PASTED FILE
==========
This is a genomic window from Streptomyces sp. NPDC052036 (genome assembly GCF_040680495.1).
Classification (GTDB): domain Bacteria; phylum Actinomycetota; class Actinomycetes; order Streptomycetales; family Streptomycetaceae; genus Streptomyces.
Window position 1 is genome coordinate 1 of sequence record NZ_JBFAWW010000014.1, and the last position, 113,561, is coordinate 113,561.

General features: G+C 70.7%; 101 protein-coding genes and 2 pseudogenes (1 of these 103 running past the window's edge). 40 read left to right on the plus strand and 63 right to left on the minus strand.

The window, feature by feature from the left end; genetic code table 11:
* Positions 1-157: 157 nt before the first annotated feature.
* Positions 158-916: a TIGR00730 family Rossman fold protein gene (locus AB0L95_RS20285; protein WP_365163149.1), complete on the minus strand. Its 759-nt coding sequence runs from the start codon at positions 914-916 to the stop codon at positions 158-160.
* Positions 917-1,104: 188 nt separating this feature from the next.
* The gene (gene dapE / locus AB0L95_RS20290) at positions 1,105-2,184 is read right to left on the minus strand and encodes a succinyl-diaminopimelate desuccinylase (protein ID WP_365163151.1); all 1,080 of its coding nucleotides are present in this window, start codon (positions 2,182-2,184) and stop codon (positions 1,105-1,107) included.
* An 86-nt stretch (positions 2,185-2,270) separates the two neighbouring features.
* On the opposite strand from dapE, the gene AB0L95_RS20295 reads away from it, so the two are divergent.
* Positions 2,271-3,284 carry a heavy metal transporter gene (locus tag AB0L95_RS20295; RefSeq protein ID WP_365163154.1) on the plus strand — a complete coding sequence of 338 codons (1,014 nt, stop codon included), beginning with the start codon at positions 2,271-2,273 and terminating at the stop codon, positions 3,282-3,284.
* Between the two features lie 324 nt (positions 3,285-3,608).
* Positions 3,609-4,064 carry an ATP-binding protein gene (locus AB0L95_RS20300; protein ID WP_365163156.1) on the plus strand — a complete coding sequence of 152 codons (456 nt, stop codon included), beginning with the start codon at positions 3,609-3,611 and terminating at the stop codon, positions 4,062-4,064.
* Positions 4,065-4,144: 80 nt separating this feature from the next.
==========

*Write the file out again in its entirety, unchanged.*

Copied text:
This is a genomic window from Streptomyces sp. NPDC052036 (genome assembly GCF_040680495.1).
Classification (GTDB): domain Bacteria; phylum Actinomycetota; class Actinomycetes; order Streptomycetales; family Streptomycetaceae; genus Streptomyces.
Window position 1 is genome coordinate 1 of sequence record NZ_JBFAWW010000014.1, and the last position, 113,561, is coordinate 113,561.

General features: G+C 70.7%; 101 protein-coding genes and 2 pseudogenes (1 of these 103 running past the window's edge). 40 read left to right on the plus strand and 63 right to left on the minus strand.

The window, feature by feature from the left end; genetic code table 11:
* Positions 1-157: 157 nt before the first annotated feature.
* Positions 158-916: a TIGR00730 family Rossman fold protein gene (locus AB0L95_RS20285; protein WP_365163149.1), complete on the minus strand. Its 759-nt coding sequence runs from the start codon at positions 914-916 to the stop codon at positions 158-160.
* Positions 917-1,104: 188 nt separating this feature from the next.
* The gene (gene dapE / locus AB0L95_RS20290) at positions 1,105-2,184 is read right to left on the minus strand and encodes a succinyl-diaminopimelate desuccinylase (protein ID WP_365163151.1); all 1,080 of its coding nucleotides are present in this window, start codon (positions 2,182-2,184) and stop codon (positions 1,105-1,107) included.
* An 86-nt stretch (positions 2,185-2,270) separates the two neighbouring features.
* On the opposite strand from dapE, the gene AB0L95_RS20295 reads away from it, so the two are divergent.
* Positions 2,271-3,284 carry a heavy metal transporter gene (locus tag AB0L95_RS20295; RefSeq protein ID WP_365163154.1) on the plus strand — a complete coding sequence of 338 codons (1,014 nt, stop codon included), beginning with the start codon at positions 2,271-2,273 and terminating at the stop codon, positions 3,282-3,284.
* Between the two features lie 324 nt (positions 3,285-3,608).
* Positions 3,609-4,064 carry an ATP-binding protein gene (locus AB0L95_RS20300; protein ID WP_365163156.1) on the plus strand — a complete coding sequence of 152 codons (456 nt, stop codon included), beginning with the start codon at positions 3,609-3,611 and terminating at the stop codon, positions 4,062-4,064.
* Positions 4,065-4,144: 80 nt separating this feature from the next.